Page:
Suzanne just left for her last day at work for KCS. This week she’s been the recipient of “happy retirement” cards as well as gifts, accolades, and good wishes from co-workers and supervisors alike, which comes as no surprise to me. During the several decades I’ve known her, she has always put the kids first, done her work well and without dramatics or otherwise calling attention to herself, and consistently done more than what has been asked of her. In my opinion, the system won’t know the full extent of her contribution until a month or so into next school year, when she’s not around. I will admit to a certain bias, since we’ve been married for quite a few years now, but I don’t think I’m overstating when I talk about the quality of her work.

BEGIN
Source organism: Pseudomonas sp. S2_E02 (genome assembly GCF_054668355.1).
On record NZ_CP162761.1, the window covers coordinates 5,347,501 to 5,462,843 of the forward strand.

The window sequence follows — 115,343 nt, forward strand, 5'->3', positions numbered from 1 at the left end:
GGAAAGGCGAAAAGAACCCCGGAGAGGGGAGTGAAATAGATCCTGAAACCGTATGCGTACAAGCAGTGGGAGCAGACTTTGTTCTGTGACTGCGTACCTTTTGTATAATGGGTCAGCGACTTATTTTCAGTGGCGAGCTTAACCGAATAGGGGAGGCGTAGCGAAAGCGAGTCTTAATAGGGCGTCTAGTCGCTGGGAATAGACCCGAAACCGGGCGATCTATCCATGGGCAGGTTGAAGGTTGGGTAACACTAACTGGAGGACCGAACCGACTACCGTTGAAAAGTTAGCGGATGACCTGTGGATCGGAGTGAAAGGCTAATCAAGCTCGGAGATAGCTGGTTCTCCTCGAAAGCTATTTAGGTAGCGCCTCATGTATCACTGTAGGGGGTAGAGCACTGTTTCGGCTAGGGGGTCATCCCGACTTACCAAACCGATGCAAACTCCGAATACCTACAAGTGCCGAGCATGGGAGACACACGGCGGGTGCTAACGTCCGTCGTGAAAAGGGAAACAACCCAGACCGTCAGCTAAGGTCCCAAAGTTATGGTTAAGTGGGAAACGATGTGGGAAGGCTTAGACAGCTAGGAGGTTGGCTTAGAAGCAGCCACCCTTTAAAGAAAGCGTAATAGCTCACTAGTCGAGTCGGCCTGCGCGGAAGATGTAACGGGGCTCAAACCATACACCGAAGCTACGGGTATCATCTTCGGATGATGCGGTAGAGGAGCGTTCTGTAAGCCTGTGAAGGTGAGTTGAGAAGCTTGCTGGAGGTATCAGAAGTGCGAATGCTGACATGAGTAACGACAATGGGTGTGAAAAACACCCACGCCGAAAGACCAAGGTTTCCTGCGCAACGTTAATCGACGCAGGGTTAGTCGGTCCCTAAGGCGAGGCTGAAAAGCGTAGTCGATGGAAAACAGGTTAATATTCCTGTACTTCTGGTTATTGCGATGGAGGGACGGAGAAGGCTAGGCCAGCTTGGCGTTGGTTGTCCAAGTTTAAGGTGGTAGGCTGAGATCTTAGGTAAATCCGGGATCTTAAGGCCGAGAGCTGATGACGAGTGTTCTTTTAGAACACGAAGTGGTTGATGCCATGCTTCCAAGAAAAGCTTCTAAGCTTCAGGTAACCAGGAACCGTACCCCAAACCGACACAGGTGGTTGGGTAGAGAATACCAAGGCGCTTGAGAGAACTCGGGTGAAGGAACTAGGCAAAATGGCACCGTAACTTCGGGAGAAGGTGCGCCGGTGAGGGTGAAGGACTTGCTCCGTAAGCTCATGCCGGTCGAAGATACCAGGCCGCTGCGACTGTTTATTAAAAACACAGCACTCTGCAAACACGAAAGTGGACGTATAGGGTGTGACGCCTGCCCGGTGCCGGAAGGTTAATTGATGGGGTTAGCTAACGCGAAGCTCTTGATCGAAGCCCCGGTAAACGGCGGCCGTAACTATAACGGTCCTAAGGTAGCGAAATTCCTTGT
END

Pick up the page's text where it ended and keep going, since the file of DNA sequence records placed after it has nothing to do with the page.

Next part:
Those of us who have spent time in the field know the amount of time, energy, and commitment that are required to do even an adequate job. To do a superlative job is rare. She has certainly earned the right to relax, but I don’t expect her to do much sitting around. My guess is she’ll soon find a new way to make a contribution, unless the role of grandparent becomes too time-consuming.
Of course, it is also possible that she will discover things about the house and grounds that require significant attention, in which case this may be my last post for a while.
How we end up in the profession we do is sometimes a matter of tradition (like my friend who was born into a railroad family), sometimes an early decision (like a person who knows from grade school what she wants to do with her life), and sometimes a matter of chance. In my case, a right turn in a fork in a gravel road led to a more focused interest in music, which led indirectly to a job working with young people in a treatment facility, which led to a lifelong career. That first job was where I met Suzanne, which also turned out pretty well.
Congratulations, honey, for a job well done.